But Miss Robinson's wedding had not been canceled, at least not the ceremony part—that was going to start very soon, any minute now, and Patty-Lou hadn't moved. She was sitting still, waiting for me after she peed, like I held all the answers. Like I could really hurt her if she did the wrong thing. Like I was in charge or something. I saw she was starting to shake, tremble like an egg in a frying pan.

There are some kinds of hurt that are just too much to feel.

AND THEN THERE ARE THE CHICKENS

Jolie liked the monkeys best,
so whenever they went to the Bronx Zoo it was the monkey house the whole family trooped to first. It would also be their last stop on the way out at the end of the day. Jolie always loved the monkeys.

It was hard for Stewart, at least when he was younger, that every whim and every wish of his sister's was answered while his remained secondary, even though Jolie was two years older than he was.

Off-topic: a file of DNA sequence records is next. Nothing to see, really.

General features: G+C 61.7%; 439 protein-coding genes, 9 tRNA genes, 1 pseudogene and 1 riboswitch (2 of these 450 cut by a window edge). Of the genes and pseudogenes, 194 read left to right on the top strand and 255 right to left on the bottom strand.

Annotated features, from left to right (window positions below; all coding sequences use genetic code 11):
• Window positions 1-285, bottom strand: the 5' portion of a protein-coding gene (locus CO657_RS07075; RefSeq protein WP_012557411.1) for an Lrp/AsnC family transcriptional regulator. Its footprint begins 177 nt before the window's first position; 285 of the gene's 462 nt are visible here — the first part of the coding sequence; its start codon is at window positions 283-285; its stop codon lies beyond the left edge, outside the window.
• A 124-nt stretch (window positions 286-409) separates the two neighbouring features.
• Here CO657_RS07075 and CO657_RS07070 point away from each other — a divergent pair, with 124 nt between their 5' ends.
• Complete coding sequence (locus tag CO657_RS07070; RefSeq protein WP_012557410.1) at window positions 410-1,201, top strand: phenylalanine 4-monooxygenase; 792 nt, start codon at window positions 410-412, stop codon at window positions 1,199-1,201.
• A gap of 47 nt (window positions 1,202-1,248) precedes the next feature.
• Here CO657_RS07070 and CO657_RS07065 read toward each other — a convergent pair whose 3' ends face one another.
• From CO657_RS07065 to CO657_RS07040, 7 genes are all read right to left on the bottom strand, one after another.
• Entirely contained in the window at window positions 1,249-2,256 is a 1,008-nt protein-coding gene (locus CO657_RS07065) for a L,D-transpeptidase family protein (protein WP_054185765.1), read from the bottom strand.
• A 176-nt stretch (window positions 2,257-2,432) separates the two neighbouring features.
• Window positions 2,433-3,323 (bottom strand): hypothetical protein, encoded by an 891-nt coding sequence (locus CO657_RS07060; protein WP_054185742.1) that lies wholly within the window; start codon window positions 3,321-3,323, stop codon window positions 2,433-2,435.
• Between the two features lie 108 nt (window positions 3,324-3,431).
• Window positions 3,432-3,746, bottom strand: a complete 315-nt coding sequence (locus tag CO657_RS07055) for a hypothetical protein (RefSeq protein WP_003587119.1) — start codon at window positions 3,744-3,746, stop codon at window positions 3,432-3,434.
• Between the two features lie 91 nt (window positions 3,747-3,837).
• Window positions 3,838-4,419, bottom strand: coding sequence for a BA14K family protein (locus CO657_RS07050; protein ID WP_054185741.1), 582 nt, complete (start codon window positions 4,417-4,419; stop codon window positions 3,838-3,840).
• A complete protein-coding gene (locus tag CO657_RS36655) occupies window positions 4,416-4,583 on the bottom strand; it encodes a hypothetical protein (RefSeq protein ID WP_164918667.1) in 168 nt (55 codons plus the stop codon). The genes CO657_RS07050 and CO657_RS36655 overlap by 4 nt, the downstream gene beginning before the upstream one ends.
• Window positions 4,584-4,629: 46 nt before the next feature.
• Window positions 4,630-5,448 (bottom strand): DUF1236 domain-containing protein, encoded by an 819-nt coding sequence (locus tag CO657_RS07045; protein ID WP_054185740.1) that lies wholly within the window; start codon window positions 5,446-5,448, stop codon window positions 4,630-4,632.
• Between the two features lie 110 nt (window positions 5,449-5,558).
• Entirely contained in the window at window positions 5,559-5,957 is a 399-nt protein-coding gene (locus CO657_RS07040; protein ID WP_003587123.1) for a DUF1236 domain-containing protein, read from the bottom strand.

“I'm hungry,” Stewart complained.

“We're going to eat lunch at the cafe. Just be patient, baby.”

He hated being called baby, especially while his sister
was the one in the wheelchair being forwarded, full tilt, to the monkey house.

“But if we don't get to Asia World, there will be a huge line for tickets,” Stewart said. He wasn't hungry at all, he realized.

His dad said, ruffling Stewart's hair, “There's plenty of time for everything. We have all day.”

They passed the zoo center and took the path to the right. Asia World was to the left.

When he was a toddler, Stewart used to cry that he wanted to ride in a wheelchair too. He would scream and bend his body and arch his way out of his stroller or his father's arms, or just writhe around on the ground. His sister would just watch and shake her head.

Oh, Stew. You don't really want to ride in the wheelchair. You need to appreciate what you have. Your legs, your lungs.

But no matter what anyone said, and long after he stopped whining about it, Stewart wanted to be pushed around in a wheelchair, at least every once in a while. Then he started to notice how people looked at his sister when they went out. They either looked or tried to look like they weren't looking. They were disgusted, he could tell, by her running nose and running eyes, her lolling
head. He hated them when they looked, and he hated when they looked away.